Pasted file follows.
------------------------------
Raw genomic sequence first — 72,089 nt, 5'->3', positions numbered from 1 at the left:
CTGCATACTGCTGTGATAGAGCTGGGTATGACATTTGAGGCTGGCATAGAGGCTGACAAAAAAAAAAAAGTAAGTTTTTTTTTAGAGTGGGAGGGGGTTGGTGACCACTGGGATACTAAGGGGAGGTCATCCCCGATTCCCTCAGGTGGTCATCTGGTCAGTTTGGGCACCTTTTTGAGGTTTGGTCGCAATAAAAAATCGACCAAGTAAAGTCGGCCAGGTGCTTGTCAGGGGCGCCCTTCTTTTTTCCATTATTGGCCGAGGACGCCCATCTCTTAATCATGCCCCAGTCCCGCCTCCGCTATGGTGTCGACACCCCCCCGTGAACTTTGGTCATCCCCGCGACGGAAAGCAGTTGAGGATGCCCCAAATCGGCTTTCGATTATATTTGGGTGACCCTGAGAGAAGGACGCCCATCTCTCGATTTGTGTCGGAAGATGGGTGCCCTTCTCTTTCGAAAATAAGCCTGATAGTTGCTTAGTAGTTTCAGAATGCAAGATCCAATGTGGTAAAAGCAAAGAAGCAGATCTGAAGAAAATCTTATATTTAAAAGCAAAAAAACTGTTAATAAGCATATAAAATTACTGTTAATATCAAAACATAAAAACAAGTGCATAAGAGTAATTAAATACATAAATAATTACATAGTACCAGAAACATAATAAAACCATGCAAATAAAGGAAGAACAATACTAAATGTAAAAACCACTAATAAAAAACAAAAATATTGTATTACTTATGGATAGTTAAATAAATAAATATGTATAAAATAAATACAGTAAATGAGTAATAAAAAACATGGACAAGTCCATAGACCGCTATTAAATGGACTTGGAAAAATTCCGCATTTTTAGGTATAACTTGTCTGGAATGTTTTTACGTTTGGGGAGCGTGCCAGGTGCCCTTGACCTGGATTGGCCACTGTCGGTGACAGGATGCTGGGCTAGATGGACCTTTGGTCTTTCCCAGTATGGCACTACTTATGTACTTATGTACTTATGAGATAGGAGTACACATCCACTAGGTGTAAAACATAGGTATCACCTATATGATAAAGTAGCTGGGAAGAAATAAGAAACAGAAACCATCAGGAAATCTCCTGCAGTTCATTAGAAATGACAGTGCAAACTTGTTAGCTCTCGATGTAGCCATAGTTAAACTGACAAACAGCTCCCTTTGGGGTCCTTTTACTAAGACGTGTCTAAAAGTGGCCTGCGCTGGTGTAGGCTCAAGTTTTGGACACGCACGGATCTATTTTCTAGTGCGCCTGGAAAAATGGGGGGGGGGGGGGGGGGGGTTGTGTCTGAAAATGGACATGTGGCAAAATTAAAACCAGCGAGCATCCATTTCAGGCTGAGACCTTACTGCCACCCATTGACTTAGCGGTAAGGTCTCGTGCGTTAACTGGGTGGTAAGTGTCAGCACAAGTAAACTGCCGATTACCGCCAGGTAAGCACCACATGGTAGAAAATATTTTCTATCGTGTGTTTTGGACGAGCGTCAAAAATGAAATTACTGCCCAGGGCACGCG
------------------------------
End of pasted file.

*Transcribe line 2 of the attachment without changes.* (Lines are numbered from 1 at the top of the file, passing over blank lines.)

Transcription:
CTGCATACTGCTGTGATAGAGCTGGGTATGACATTTGAGGCTGGCATAGAGGCTGACAAAAAAAAAAAAGTAAGTTTTTTTTTAGAGTGGGAGGGGGTTGGTGACCACTGGGATACTAAGGGGAGGTCATCCCCGATTCCCTCAGGTGGTCATCTGGTCAGTTTGGGCACCTTTTTGAGGTTTGGTCGCAATAAAAAATCGACCAAGTAAAGTCGGCCAGGTGCTTGTCAGGGGCGCCCTTCTTTTTTCCATTATTGGCCGAGGACGCCCATCTCTTAATCATGCCCCAGTCCCGCCTCCGCTATGGTGTCGACACCCCCCCGTGAACTTTGGTCATCCCCGCGACGGAAAGCAGTTGAGGATGCCCCAAATCGGCTTTCGATTATATTTGGGTGACCCTGAGAGAAGGACGCCCATCTCTCGATTTGTGTCGGAAGATGGGTGCCCTTCTCTTTCGAAAATAAGCCTGATAGTTGCTTAGTAGTTTCAGAATGCAAGATCCAATGTGGTAAAAGCAAAGAAGCAGATCTGAAGAAAATCTTATATTTAAAAGCAAAAAAACTGTTAATAAGCATATAAAATTACTGTTAATATCAAAACATAAAAACAAGTGCATAAGAGTAATTAAATACATAAATAATTACATAGTACCAGAAACATAATAAAACCATGCAAATAAAGGAAGAACAATACTAAATGTAAAAACCACTAATAAAAAACAAAAATATTGTATTACTTATGGATAGTTAAATAAATAAATATGTATAAAATAAATACAGTAAATGAGTAATAAAAAACATGGACAAGTCCATAGACCGCTATTAAATGGACTTGGAAAAATTCCGCATTTTTAGGTATAACTTGTCTGGAATGTTTTTACGTTTGGGGAGCGTGCCAGGTGCCCTTGACCTGGATTGGCCACTGTCGGTGACAGGATGCTGGGCTAGATGGACCTTTGGTCTTTCCCAGTATGGCACTACTTATGTACTTATGTACTTATGAGATAGGAGTACACATCCACTAGGTGTAAAACATAGGTATCACCTATATGATAAAGTAGCTGGGAAGAAATAAGAAACAGAAACCATCAGGAAATCTCCTGCAGTTCATTAGAAATGACAGTGCAAACTTGTTAGCTCTCGATGTAGCCATAGTTAAACTGACAAACAGCTCCCTTTGGGGTCCTTTTACTAAGACGTGTCTAAAAGTGGCCTGCGCTGGTGTAGGCTCAAGTTTTGGACACGCACGGATCTATTTTCTAGTGCGCCTGGAAAAATGGGGGGGGGGGGGGGGGGGGTTGTGTCTGAAAATGGACATGTGGCAAAATTAAAACCAGCGAGCATCCATTTCAGGCTGAGACCTTACTGCCACCCATTGACTTAGCGGTAAGGTCTCGTGCGTTAACTGGGTGGTAAGTGTCAGCACAAGTAAACTGCCGATTACCGCCAGGTAAGCACCACATGGTAGAAAATATTTTCTATCGTGTGTTTTGGACGAGCGTCAAAAATGAAATTACTGCCCAGGGCACGCG